Protests against the three contentious farm laws, passed by the central government in September 2020, are raging across India and the remotest tribal belts of the country are no exception.
For the adivasis, farm laws are inextricably tied up with the failure of the government to recognise and respect their rights under the Forest Rights Act (FRA). Further, the acts that will trigger the deregulation of the agricultural market are feared to leave the already marginalised adivasi peasantry at the mercy of the free market. Experts on tribal rights feel that the acts attack the agricultural autonomy of the tribals and will lead to the alienation of these families from their lands.
In all the 10 Fifth Schedule states, the adivasi population consists predominantly of farmers with small and marginal holdings. The bargaining power of these adivasis remain low, and the new laws are likely to add to this gap and widen their unequal bargaining power.
FINAL BLOW TO ADIVASIS
Explaining the sentiments on the ground against the laws, Rajnish Gambhir of the All India Union of Forest Working People (AIUFWP), said, “Adivasi peasantry is particularly vulnerable as they depend completely on forest and agricultural produce. With the dilution of FRA laws, this is an issue for all of us. There is anger amid the adivasi community against the farm laws since the community feels this is a two-pronged attack. One, of taking land rights away and two, pushing the adivasi peasantry to poverty and further increasing their debts and changing their pattern of production. This, as the community already battles getting their dues for the crops that they produce.”
According to Gambhir, the communities are already fighting an uphill battle for their resources: jal, jungle and zameen (water, forest and land). Not only that, for the marginalised tribal communities, the traditional mandi system and the fair prices of the MSP still remains a distant reality. The new farm laws are set to snatch even the bare minimum that the adivasis have, even as they engage in constant fights to protect their land from industrial onslaught, said Gambhir.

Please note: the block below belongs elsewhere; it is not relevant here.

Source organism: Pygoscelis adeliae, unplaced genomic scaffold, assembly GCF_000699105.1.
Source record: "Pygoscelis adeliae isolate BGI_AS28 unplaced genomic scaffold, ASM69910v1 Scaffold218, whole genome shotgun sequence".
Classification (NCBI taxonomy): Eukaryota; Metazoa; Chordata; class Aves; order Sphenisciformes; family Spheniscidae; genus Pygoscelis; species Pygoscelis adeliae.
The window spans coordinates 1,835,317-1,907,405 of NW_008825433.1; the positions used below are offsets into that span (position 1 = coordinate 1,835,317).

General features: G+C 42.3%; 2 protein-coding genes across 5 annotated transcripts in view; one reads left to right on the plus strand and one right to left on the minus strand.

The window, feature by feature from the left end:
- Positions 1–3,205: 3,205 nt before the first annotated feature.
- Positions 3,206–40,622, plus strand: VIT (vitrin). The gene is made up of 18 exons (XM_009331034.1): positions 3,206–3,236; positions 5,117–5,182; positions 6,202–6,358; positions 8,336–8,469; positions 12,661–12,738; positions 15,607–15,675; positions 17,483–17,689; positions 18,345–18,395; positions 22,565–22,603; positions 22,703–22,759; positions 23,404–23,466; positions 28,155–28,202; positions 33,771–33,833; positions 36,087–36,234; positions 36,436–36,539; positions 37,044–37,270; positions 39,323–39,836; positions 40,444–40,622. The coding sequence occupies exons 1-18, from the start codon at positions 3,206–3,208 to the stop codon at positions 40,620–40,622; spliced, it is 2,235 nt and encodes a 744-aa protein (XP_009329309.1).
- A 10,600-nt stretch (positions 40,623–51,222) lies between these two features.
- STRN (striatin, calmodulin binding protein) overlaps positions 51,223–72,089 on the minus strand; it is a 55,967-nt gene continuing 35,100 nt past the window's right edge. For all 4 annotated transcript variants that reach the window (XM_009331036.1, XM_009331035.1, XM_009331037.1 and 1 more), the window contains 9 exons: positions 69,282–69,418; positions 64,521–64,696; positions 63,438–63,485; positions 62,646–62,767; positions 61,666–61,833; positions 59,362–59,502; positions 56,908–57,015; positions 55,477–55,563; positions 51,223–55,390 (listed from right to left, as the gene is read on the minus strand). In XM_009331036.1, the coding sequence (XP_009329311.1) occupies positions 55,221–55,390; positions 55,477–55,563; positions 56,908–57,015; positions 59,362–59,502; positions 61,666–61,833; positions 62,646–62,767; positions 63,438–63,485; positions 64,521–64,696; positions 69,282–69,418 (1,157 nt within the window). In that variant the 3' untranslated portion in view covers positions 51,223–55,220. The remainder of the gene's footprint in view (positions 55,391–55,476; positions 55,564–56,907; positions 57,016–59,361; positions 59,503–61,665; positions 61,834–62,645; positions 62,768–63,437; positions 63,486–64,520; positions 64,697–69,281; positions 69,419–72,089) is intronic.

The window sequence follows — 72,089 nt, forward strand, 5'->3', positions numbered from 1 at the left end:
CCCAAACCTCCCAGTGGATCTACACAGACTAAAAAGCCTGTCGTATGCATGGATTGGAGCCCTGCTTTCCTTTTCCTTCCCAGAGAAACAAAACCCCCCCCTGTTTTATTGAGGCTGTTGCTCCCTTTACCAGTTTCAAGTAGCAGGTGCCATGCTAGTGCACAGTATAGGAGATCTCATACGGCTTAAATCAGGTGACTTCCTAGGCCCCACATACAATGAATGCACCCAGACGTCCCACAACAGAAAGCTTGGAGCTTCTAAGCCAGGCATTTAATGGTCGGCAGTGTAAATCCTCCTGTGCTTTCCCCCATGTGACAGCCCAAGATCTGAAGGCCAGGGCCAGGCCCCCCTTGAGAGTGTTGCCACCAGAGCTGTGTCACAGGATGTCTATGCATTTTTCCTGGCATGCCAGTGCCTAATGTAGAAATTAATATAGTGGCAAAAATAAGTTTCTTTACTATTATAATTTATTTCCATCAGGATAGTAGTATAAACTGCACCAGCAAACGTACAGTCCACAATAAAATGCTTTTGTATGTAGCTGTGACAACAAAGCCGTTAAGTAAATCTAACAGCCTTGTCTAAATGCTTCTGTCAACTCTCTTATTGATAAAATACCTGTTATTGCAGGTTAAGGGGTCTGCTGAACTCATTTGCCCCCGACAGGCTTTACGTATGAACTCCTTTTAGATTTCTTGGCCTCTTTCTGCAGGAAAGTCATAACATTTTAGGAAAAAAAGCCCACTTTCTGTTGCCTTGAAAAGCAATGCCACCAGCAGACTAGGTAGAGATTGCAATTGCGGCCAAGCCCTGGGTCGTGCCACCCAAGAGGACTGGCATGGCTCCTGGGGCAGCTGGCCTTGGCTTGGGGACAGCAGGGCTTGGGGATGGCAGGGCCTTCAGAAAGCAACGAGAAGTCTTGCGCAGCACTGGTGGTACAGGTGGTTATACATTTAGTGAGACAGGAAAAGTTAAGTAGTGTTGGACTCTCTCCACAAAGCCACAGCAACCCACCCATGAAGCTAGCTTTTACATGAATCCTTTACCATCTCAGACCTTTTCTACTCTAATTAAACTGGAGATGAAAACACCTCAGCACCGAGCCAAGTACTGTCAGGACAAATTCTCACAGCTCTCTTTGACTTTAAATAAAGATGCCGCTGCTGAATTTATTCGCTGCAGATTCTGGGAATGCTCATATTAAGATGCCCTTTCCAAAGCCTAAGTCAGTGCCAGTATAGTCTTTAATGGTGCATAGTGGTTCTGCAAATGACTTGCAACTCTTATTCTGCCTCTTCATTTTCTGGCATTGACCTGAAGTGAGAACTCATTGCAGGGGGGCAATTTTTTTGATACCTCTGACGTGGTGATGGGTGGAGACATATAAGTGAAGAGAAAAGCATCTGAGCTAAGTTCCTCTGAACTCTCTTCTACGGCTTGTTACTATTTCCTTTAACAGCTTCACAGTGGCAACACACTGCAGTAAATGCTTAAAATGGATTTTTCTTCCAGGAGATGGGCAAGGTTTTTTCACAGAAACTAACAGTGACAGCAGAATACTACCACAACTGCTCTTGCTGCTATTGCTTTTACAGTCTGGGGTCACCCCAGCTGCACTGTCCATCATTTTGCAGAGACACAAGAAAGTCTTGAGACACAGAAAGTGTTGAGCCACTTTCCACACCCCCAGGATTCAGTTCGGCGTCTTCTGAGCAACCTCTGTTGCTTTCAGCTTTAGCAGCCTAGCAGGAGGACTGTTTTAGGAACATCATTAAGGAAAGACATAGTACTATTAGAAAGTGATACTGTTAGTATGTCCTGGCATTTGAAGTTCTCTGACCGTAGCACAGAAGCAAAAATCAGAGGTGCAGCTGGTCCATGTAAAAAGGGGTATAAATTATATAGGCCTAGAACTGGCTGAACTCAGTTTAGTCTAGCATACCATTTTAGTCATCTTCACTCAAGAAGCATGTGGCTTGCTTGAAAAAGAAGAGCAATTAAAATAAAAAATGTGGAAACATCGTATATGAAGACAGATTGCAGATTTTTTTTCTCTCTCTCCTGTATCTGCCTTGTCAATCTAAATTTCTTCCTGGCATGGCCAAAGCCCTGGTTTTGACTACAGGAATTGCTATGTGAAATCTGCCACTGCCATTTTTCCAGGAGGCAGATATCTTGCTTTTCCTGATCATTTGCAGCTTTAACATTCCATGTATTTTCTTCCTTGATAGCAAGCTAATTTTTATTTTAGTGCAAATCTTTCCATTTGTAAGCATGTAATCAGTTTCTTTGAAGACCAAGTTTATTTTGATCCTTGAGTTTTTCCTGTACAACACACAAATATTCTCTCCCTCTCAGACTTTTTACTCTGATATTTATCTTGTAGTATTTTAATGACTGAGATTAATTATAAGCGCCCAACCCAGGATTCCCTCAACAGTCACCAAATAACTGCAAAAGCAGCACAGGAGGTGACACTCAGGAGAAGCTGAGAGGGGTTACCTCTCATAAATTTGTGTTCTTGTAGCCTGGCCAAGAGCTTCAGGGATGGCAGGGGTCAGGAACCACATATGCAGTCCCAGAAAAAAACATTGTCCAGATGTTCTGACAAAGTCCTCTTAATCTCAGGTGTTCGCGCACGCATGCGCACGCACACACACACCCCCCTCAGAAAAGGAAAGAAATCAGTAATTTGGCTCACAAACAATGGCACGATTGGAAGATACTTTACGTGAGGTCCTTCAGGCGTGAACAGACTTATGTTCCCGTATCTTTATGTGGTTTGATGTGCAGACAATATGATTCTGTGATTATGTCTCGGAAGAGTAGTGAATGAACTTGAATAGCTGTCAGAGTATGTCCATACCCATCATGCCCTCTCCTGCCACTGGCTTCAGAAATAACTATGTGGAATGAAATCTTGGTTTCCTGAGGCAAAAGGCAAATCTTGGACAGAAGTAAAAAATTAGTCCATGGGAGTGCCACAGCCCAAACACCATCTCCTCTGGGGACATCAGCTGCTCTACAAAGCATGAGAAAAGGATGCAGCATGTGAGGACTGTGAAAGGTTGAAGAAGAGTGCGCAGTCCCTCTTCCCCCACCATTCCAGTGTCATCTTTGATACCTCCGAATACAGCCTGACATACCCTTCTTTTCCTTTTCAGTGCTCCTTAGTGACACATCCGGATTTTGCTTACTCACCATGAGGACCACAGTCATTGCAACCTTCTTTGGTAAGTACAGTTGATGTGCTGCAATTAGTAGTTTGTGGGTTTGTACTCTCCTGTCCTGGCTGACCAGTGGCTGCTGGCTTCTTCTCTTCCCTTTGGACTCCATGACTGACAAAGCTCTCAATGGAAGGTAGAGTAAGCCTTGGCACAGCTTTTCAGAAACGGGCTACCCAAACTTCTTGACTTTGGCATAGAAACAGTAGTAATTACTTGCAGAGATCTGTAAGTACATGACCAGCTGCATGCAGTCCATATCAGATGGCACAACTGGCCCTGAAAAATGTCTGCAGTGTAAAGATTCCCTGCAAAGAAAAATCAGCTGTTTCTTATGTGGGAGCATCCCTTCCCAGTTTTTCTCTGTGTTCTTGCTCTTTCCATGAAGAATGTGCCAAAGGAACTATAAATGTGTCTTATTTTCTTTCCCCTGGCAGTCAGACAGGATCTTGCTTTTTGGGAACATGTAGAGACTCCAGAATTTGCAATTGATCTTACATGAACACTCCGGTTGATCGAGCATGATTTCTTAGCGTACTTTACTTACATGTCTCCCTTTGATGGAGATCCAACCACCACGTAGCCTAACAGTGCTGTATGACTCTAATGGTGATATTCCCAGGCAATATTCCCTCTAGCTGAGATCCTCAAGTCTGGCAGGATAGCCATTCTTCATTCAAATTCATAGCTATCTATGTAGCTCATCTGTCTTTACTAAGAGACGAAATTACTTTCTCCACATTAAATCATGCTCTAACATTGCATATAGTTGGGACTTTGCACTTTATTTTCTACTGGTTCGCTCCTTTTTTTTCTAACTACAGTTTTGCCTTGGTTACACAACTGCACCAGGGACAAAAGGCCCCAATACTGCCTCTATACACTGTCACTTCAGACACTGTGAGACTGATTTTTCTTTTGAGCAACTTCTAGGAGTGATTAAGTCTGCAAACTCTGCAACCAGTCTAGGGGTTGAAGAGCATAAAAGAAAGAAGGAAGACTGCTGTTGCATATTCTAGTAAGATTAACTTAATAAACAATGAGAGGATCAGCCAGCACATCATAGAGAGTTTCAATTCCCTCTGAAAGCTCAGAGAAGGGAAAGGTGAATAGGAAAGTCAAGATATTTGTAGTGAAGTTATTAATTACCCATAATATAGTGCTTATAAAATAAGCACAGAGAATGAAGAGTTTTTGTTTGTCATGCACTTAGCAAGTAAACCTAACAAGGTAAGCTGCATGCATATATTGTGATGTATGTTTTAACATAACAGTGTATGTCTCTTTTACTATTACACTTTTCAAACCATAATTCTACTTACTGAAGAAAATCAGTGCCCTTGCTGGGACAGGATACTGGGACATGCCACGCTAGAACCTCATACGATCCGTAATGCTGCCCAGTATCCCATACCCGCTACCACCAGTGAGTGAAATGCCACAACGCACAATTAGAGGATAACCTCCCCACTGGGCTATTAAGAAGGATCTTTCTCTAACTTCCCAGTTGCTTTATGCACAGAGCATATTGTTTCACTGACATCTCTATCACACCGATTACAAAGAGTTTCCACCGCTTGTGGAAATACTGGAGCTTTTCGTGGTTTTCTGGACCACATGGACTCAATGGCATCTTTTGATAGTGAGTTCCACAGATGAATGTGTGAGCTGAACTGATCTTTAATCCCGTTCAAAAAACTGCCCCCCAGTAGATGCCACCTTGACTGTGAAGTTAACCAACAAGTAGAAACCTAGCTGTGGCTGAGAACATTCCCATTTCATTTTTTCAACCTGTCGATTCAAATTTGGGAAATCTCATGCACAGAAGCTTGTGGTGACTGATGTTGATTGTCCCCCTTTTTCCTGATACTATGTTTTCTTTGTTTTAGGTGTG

Activists state that the new farm laws, passed by the Modi government unilaterally, will push the peasantry towards slavery under the corporate and monopoly capitals. In such a situation, the adivasis, a large section of which constitute the landless peasantry, will be the worst sufferers, So, instead of guaranteeing remunerative prices for their produce, the central government has worsened the crisis of debt-ridden small and marginal farmers.
Prafulla Samanta, based in Odisha with the National Alliance of People’s Movements (NAPM), said, “While all sections of farming community are at a disadvantage, it is important to know that the produce of the adivasis, for example in Odisha–where tribals are in the nascent stage of getting the right MSP for their produce, this move will take away from that. We are only beginning to establish a system for millet procurement; the farm laws are a major step down as the demand will reduce and instead a demand for crops being popularised by the industry will increase—meaning that the communities will no longer be able to be a part of the market.”
He added, “What’s crucial is to understand that the adivasis will find themselves more vulnerable as companies get access to the communities with limited bargaining power, hoping to encapsulate this market. Another dangerous consequence is for the pattern of production, with the entry of chemicals and fertilisers.”
One of the primary reasons why the voices against farm laws are only getting stronger in tribal belts is the fear of loss of control and autonomy in an environment where contract farming and money lending will be permissible by big corporates. There is a possibility of the loss of control by the gram sabhas over key schemes and food distribution which will further lead to food insecurity.
Speaking of rampant malnourishment and the changing of production patterns, Madhuri Krishnaswamy of the Jagrit Adivasi Dalit Sangathan (JADS), said, “It’s a final blow to the adivasi farmers. We have been demanding the creation of fair mandis and that the government procure all crops and distribute it in the PDS (public distribution system), however, now all of it will collapse.”
She went on to add, “We were campaigning for expanded production for both farmers and consumers. The gamut of issues is going up to the issue of freedom from hunger and food security. The question is simple–what should be the driving force? Corporate profit or the welfare of the people. The malnutrition data clearly shows that adivasi women and children, over 50% of them, remain malnourished due to this gap.”